PHOTOGRAPHY BY APRIL VISEL
For admirers of the Arabian horse, indeed perhaps admirers of all horses, the photography works of April Visel are a unique and inspiring series of images, that often convey feelings of romance, freedom and even musicality. April works with a small group of likeminded riders and trainers, who help bring her images to life. One of these, Andres Castano, is one of America’s younger generation of Equine Clinicians just starting to make his mark.
‘April was scouting for another rider for her workshops, and a couple of clients suggested that I would be a good fit. So April contacted me through social media. I said yes straight away of course…what an honour to work with one of the best equine photographers in the world.’
Since that time, Andres has been very fortunate to work with many wonderful horse photographers, like Hilary Bishop, Julie Patton and Elizabeth Jensen to name only a few. ‘What I enjoy the most about these workshops is the people, and the horses that I get to work with. They are just an amazing crowd to be around and some of the best horses in the world. And they often share the same idea about always having fun and enjoying your horse while being kind and humane and giving them the best care possible.’
Andres has been described as ‘an astoundingly naturally gifted trainer’ and educates Arabians for a variety of disciplines, including Western Pleasure and Hunter. ‘I am a horse trainer and clinician, not only for Arabians but for other breeds as well. I do mainly colt starting and problem horses, but also show some horses,’ says Andres. ‘I enjoy doing the clinics because I strive to keep learning as much as I can about horses, and share that knowledge with as many people as possible. I try to help make a change in the way we relate and see horses in general.’
Andres grew up in Medellin, Colombia. He grew up in the city, however his parents had a farm in the small town of El Retiro, not far from Medellin. ‘We had horses ever since I can remember. We would go to the farm every weekend and most holidays and vacations. The house was about 3/4 of a mile from the main road which is just a small dirt road, and it’s very mountainous terrain, so the only access was either on foot or on horseback.’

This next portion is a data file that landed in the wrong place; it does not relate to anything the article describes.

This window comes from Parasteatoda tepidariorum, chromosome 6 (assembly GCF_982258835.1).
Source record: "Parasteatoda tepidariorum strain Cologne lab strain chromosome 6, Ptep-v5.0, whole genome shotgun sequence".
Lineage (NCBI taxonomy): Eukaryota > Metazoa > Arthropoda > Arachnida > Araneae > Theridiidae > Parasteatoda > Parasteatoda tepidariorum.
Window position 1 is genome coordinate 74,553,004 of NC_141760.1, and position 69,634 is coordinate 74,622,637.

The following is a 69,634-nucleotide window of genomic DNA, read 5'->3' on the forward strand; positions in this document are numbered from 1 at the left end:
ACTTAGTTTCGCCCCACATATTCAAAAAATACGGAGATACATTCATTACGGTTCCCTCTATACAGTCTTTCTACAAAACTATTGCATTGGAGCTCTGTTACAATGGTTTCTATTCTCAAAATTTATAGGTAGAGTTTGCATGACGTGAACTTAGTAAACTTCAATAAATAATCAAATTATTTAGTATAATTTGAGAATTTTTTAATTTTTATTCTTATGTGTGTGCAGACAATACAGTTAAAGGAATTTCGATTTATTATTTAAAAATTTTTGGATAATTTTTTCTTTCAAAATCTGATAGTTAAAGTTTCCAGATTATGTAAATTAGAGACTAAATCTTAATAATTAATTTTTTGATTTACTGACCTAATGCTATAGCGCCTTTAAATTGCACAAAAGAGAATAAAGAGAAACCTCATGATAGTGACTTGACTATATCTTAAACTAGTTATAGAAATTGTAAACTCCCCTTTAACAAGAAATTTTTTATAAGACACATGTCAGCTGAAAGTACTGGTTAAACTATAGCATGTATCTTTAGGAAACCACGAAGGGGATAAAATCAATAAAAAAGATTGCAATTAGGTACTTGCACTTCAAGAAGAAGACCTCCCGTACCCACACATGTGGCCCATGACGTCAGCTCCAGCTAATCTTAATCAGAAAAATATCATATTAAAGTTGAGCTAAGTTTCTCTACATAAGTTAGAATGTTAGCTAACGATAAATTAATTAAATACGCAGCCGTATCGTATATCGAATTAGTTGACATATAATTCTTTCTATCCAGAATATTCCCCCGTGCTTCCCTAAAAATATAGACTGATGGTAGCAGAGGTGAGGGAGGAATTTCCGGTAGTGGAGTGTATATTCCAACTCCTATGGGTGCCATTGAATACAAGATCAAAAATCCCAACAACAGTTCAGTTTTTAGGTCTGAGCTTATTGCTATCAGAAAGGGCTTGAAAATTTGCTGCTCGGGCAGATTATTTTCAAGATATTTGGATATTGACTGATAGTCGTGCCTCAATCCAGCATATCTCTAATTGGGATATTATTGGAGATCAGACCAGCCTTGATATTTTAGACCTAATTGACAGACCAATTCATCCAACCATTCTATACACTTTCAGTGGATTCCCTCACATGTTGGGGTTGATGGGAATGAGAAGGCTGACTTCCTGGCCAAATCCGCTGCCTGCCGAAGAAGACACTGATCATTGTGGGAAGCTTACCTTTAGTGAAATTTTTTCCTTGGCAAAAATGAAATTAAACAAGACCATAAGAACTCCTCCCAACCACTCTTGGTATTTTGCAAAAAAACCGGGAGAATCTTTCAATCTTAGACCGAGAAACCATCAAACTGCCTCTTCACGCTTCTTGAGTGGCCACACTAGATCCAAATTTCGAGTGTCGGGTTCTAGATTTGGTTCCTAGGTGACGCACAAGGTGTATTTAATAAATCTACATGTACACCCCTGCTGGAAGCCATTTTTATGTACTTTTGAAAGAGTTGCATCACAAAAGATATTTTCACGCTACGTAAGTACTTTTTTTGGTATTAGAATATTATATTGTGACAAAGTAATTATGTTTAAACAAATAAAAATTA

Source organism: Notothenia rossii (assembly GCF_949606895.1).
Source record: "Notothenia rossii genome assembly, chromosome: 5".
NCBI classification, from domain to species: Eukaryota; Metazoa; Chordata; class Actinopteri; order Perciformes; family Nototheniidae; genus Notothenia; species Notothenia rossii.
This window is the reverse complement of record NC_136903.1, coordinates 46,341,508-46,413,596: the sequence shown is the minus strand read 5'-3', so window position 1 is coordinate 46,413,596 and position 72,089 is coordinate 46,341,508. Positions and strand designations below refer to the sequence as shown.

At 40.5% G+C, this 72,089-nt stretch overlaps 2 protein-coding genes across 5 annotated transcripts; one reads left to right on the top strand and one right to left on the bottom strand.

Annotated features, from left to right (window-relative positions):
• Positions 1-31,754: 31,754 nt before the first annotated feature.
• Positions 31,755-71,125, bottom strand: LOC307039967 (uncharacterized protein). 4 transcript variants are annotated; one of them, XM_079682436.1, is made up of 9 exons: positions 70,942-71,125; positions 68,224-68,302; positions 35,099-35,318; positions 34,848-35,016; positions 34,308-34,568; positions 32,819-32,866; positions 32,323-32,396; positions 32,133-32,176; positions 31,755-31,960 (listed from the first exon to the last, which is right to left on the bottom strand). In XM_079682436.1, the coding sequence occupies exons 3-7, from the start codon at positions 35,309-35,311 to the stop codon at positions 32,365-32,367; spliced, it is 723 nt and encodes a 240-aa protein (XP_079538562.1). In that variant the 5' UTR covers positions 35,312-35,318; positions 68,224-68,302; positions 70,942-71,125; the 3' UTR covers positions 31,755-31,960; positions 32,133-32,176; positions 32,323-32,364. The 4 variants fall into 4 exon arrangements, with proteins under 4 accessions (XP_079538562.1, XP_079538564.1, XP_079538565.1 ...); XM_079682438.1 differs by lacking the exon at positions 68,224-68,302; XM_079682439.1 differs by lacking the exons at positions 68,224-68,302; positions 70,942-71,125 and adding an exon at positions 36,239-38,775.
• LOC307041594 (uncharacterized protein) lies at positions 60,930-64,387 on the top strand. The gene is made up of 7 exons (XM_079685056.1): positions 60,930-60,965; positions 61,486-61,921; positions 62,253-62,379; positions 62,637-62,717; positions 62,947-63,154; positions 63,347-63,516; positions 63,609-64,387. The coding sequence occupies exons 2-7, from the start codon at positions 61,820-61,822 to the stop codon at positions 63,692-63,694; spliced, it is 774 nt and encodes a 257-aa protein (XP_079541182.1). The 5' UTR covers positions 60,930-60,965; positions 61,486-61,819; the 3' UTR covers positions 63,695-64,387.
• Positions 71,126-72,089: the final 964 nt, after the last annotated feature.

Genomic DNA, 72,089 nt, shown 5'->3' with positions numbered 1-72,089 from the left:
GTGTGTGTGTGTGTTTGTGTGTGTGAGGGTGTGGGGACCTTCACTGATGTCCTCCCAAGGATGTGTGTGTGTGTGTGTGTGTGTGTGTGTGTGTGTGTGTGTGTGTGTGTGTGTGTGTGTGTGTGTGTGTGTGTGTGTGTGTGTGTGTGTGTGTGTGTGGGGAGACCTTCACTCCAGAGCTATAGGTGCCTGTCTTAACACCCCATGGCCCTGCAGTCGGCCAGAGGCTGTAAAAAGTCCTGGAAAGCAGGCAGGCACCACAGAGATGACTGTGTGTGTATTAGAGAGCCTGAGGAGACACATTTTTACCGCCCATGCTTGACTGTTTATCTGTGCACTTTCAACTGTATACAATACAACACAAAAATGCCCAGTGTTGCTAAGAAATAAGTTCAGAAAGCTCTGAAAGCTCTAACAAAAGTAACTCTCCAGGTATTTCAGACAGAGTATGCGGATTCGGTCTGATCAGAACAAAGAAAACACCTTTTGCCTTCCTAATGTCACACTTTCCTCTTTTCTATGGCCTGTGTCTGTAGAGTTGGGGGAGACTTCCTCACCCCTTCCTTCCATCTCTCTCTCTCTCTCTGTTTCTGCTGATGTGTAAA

From a very young age, Andres’ father started teaching both Andres and his younger brother how to handle and ride horses. ‘They would put us on a horse since before we knew how to walk and lead us around the property. We both started to actually ride at the age of three, and have been involved with horses since. We used to go on all-day trail rides across the mountains almost every weekend…it was always about enjoying and taking care of our horses before anything else.’ Although during his teen years Andres did own an Araloosa gelding, he did not start working with purebred Arabians until he was 18 years old and had decided to work with horses professionally. ‘I was hired by a gentleman from Australia named Justin Clark who lives in Colombia now, and breeds Polish Arabians for endurance. I started the first two mares that he imported from the USA under saddle and conditioned them for their first endurance race.’